dumb cabal question
ijones at syntaxpolice.org
Mon Sep 5 02:37:56 EDT 2005
Frederik Eaton <frederik at a5.repetae.net> writes:
> On Sun, Sep 04, 2005 at 08:01:48PM -0700, Isaac Jones wrote:
>> The reason to combine them is that the point of abstraction between
>> the compilers / interpreters lives in areas like "preprocess this
>> file", "build this file", "install this library", not in operations
>> like you mentioned:
> I mentioned the second two of those, but not the first one.
You mentioned taking a .hs file and producing a .o file; that's not
actually the same thing. Hugs doesn't use .o files, but if you look
at Distribution.Simple.Build, you'll see that "building" for hugs
(that is, preparing for installation) is far from a no-op.
You mentioned "taking a package and installing it into a package
database" but of course, Hugs doesn't have a package database, as
we've discussed, and actually "installing" (that is, making libraries
and executables available to end users) for Hugs is also not just a
matter of copying some files over.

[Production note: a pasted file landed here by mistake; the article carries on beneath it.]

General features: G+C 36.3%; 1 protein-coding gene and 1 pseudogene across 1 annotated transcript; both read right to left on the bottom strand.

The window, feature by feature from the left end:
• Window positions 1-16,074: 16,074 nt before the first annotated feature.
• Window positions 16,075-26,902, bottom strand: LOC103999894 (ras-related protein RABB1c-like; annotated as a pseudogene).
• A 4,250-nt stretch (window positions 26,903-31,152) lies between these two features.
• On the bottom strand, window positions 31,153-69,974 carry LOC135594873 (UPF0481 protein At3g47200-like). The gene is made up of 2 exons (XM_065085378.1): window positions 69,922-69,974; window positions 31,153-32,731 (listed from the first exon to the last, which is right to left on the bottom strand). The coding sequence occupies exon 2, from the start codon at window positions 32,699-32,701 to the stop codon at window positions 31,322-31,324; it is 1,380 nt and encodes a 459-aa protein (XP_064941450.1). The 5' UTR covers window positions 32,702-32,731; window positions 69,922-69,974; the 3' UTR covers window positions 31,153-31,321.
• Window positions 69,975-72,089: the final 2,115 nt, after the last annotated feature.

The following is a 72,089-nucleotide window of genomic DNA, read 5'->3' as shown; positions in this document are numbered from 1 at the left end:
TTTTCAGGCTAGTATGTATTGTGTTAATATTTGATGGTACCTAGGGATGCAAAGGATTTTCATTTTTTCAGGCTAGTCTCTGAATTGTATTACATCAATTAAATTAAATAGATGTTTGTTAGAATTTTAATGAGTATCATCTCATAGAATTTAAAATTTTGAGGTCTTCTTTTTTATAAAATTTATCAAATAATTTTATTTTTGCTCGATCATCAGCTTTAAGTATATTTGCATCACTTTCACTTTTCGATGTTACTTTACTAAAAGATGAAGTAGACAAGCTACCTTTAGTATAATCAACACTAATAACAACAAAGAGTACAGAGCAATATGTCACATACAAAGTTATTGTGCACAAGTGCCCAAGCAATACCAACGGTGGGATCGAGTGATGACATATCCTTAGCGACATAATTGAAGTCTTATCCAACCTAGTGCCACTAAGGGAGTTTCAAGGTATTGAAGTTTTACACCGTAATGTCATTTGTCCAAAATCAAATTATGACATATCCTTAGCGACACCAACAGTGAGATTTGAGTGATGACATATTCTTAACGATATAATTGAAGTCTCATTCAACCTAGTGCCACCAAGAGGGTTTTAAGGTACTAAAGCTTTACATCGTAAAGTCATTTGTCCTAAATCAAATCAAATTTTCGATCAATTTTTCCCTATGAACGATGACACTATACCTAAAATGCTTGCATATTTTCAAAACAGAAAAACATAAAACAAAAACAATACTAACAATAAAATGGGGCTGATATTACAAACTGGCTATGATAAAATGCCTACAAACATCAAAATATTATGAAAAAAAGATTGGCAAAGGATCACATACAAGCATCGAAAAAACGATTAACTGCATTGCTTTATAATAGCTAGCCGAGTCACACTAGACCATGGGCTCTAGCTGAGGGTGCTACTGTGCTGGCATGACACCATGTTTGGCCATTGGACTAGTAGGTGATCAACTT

So in short, the reason we don't put the level of abstraction into the
operations you mention is because they aren't shared between the
compilers / interpreters, so there's nothing to abstract. It's
probably the case, though, that actual compilers like ghc, jhc, and
nhc have much more similar models, and there could be some useful
> Preprocessing files, however, doesn't sound like an operation that
> needs to be done in a compiler/interpreter-specific way.
That's true, ther's almost no compiler-specific code in
Distribution.PreProcess, except to pass some definitions to CPP.
>> > There would be operations such as: compile a file into an object
>> > file (may be a no-op); link a bunch of object files into a package;
>> > install a package into the following package database; create an
>> > empty package database; merge two package databases; find
>> > dependencies of a module. And options like: use the following other
>> > packages, search for packages in the following package database.
>> Each of these operations would be a no-op for Hugs, and yet the
>> abstraction layer that Cabal provides works quite well for Hugs. I
>> think that if we had built a standard command-line interface between
>> compilers, GHC and Hugs would have almost disjoint operations, and
>> Cabal would still have to perform the same amount of work, since it
>> couldn't actually use this interface to get its job done.
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